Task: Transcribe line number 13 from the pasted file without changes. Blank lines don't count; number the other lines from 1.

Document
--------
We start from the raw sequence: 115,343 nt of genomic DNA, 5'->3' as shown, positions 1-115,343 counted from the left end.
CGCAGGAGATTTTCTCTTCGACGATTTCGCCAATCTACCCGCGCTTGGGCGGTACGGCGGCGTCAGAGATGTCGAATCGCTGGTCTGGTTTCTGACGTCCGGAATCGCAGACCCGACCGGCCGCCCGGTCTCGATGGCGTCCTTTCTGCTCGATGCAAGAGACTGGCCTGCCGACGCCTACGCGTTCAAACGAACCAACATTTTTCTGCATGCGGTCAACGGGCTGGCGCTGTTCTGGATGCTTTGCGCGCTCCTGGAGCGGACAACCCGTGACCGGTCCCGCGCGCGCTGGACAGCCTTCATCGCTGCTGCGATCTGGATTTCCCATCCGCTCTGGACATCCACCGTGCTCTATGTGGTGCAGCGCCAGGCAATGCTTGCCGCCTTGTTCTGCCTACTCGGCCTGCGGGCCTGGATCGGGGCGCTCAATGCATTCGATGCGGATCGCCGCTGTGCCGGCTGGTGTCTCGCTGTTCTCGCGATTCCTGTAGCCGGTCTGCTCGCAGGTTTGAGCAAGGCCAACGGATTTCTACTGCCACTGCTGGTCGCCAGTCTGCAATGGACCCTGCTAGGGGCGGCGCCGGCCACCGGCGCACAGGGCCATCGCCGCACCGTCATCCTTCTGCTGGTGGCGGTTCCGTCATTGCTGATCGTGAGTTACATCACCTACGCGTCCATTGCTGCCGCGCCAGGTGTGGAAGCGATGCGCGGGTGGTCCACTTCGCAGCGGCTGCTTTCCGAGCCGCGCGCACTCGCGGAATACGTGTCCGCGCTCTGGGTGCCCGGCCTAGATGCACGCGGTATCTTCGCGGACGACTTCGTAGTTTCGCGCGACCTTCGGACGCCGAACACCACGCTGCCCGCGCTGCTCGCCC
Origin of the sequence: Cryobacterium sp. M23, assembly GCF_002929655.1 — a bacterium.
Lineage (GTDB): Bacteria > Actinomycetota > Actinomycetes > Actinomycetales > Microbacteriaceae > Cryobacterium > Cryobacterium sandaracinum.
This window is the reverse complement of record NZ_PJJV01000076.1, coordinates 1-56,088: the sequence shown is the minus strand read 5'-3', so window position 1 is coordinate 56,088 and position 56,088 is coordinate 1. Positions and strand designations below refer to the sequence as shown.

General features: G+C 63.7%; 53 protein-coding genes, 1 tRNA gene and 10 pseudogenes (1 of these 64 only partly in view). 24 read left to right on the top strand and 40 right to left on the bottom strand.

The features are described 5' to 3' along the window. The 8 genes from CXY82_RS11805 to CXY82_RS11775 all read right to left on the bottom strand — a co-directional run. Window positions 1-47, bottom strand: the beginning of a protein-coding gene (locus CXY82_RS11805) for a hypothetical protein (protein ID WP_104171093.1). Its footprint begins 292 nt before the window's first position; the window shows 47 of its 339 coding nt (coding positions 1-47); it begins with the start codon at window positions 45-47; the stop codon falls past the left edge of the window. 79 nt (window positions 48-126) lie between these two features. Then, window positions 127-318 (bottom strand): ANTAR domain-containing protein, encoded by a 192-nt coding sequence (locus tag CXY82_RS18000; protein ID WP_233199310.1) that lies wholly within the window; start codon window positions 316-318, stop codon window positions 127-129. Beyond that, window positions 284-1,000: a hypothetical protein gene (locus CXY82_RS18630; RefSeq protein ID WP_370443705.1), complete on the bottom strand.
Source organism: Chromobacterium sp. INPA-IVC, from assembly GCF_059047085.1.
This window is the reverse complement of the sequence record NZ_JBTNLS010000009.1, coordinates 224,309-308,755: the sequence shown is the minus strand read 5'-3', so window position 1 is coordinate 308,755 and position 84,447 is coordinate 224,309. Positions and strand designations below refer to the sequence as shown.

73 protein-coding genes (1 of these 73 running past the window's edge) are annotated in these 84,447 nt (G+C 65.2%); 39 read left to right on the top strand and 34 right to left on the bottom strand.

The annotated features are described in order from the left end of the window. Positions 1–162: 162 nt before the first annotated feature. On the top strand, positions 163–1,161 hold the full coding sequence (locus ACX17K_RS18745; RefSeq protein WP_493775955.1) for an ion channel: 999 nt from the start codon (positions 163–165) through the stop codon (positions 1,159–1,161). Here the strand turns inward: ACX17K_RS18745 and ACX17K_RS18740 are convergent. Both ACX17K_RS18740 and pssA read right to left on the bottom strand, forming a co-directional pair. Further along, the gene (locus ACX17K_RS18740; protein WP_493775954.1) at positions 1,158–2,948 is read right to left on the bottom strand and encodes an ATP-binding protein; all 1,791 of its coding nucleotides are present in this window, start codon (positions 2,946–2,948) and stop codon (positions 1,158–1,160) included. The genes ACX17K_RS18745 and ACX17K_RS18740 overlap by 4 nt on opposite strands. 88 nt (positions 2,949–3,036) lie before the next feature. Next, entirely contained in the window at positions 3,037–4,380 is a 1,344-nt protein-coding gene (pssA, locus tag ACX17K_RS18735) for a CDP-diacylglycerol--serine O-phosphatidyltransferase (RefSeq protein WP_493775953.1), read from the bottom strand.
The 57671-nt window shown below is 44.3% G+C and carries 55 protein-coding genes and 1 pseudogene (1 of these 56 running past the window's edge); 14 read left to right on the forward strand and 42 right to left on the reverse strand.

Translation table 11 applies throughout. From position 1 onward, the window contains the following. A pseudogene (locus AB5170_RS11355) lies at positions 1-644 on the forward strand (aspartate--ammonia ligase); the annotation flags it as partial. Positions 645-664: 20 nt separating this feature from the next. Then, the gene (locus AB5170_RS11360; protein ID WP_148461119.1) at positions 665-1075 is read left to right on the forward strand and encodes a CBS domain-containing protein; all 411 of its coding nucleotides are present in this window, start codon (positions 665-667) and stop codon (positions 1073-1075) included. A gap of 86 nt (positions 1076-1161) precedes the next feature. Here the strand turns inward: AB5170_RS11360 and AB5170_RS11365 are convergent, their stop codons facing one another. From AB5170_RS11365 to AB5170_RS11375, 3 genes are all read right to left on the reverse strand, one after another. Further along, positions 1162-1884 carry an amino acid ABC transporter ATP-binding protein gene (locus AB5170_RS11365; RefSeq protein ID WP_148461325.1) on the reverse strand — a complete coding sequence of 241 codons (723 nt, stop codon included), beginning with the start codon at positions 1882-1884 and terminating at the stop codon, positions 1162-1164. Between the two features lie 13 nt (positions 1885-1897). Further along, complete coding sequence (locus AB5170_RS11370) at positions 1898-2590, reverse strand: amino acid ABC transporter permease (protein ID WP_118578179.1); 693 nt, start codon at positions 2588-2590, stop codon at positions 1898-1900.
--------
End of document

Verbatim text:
Translation table 11 applies throughout. From position 1 onward, the window contains the following. A pseudogene (locus AB5170_RS11355) lies at positions 1-644 on the forward strand (aspartate--ammonia ligase); the annotation flags it as partial. Positions 645-664: 20 nt separating this feature from the next. Then, the gene (locus AB5170_RS11360; protein ID WP_148461119.1) at positions 665-1075 is read left to right on the forward strand and encodes a CBS domain-containing protein; all 411 of its coding nucleotides are present in this window, start codon (positions 665-667) and stop codon (positions 1073-1075) included. A gap of 86 nt (positions 1076-1161) precedes the next feature. Here the strand turns inward: AB5170_RS11360 and AB5170_RS11365 are convergent, their stop codons facing one another. From AB5170_RS11365 to AB5170_RS11375, 3 genes are all read right to left on the reverse strand, one after another. Further along, positions 1162-1884 carry an amino acid ABC transporter ATP-binding protein gene (locus AB5170_RS11365; RefSeq protein ID WP_148461325.1) on the reverse strand — a complete coding sequence of 241 codons (723 nt, stop codon included), beginning with the start codon at positions 1882-1884 and terminating at the stop codon, positions 1162-1164. Between the two features lie 13 nt (positions 1885-1897). Further along, complete coding sequence (locus AB5170_RS11370) at positions 1898-2590, reverse strand: amino acid ABC transporter permease (protein ID WP_118578179.1); 693 nt, start codon at positions 2588-2590, stop codon at positions 1898-1900.